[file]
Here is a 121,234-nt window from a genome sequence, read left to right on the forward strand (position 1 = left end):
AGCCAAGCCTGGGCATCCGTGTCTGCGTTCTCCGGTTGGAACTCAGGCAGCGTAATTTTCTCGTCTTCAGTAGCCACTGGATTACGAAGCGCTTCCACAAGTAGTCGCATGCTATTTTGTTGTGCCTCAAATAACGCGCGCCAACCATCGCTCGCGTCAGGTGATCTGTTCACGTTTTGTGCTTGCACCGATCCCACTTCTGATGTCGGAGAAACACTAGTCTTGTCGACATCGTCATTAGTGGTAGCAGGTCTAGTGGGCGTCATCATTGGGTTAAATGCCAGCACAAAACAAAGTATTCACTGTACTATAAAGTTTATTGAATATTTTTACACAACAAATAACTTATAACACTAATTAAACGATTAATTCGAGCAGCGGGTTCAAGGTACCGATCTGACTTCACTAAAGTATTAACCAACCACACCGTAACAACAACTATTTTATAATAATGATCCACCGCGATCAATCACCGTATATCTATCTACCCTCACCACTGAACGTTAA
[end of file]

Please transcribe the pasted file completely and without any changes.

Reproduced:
Here is a 121,234-nt window from a genome sequence, read left to right on the forward strand (position 1 = left end):
AGCCAAGCCTGGGCATCCGTGTCTGCGTTCTCCGGTTGGAACTCAGGCAGCGTAATTTTCTCGTCTTCAGTAGCCACTGGATTACGAAGCGCTTCCACAAGTAGTCGCATGCTATTTTGTTGTGCCTCAAATAACGCGCGCCAACCATCGCTCGCGTCAGGTGATCTGTTCACGTTTTGTGCTTGCACCGATCCCACTTCTGATGTCGGAGAAACACTAGTCTTGTCGACATCGTCATTAGTGGTAGCAGGTCTAGTGGGCGTCATCATTGGGTTAAATGCCAGCACAAAACAAAGTATTCACTGTACTATAAAGTTTATTGAATATTTTTACACAACAAATAACTTATAACACTAATTAAACGATTAATTCGAGCAGCGGGTTCAAGGTACCGATCTGACTTCACTAAAGTATTAACCAACCACACCGTAACAACAACTATTTTATAATAATGATCCACCGCGATCAATCACCGTATATCTATCTACCCTCACCACTGAACGTTAA